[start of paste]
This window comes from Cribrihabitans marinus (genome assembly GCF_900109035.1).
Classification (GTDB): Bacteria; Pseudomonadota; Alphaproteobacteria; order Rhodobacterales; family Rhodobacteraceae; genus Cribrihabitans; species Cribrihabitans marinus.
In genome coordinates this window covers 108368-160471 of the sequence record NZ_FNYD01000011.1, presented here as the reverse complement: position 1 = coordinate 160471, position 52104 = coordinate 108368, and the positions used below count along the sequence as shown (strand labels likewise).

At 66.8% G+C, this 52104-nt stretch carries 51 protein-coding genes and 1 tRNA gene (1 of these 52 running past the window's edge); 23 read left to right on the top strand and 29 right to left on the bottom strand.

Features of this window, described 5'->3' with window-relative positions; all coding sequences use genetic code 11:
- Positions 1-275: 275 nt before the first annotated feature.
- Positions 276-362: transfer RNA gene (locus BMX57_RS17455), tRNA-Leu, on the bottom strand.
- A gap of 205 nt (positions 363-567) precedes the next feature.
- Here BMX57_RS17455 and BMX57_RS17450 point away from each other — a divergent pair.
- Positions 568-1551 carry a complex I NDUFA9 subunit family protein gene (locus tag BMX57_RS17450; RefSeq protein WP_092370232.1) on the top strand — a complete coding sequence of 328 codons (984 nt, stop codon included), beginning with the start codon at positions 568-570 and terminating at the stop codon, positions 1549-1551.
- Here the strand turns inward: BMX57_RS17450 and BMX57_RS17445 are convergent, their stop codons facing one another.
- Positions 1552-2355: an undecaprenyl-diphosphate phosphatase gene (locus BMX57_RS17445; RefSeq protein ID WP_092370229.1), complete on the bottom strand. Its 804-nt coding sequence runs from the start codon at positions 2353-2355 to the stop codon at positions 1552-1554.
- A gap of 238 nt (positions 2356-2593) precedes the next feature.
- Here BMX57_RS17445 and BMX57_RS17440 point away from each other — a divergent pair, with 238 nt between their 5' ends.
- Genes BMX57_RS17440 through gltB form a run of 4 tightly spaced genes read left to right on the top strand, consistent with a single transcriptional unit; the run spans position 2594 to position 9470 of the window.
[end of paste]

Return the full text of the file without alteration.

This window comes from Cribrihabitans marinus (genome assembly GCF_900109035.1).
Classification (GTDB): Bacteria; Pseudomonadota; Alphaproteobacteria; order Rhodobacterales; family Rhodobacteraceae; genus Cribrihabitans; species Cribrihabitans marinus.
In genome coordinates this window covers 108368-160471 of the sequence record NZ_FNYD01000011.1, presented here as the reverse complement: position 1 = coordinate 160471, position 52104 = coordinate 108368, and the positions used below count along the sequence as shown (strand labels likewise).

At 66.8% G+C, this 52104-nt stretch carries 51 protein-coding genes and 1 tRNA gene (1 of these 52 running past the window's edge); 23 read left to right on the top strand and 29 right to left on the bottom strand.

Features of this window, described 5'->3' with window-relative positions; all coding sequences use genetic code 11:
- Positions 1-275: 275 nt before the first annotated feature.
- Positions 276-362: transfer RNA gene (locus BMX57_RS17455), tRNA-Leu, on the bottom strand.
- A gap of 205 nt (positions 363-567) precedes the next feature.
- Here BMX57_RS17455 and BMX57_RS17450 point away from each other — a divergent pair.
- Positions 568-1551 carry a complex I NDUFA9 subunit family protein gene (locus tag BMX57_RS17450; RefSeq protein WP_092370232.1) on the top strand — a complete coding sequence of 328 codons (984 nt, stop codon included), beginning with the start codon at positions 568-570 and terminating at the stop codon, positions 1549-1551.
- Here the strand turns inward: BMX57_RS17450 and BMX57_RS17445 are convergent, their stop codons facing one another.
- Positions 1552-2355: an undecaprenyl-diphosphate phosphatase gene (locus BMX57_RS17445; RefSeq protein ID WP_092370229.1), complete on the bottom strand. Its 804-nt coding sequence runs from the start codon at positions 2353-2355 to the stop codon at positions 1552-1554.
- A gap of 238 nt (positions 2356-2593) precedes the next feature.
- Here BMX57_RS17445 and BMX57_RS17440 point away from each other — a divergent pair, with 238 nt between their 5' ends.
- Genes BMX57_RS17440 through gltB form a run of 4 tightly spaced genes read left to right on the top strand, consistent with a single transcriptional unit; the run spans position 2594 to position 9470 of the window.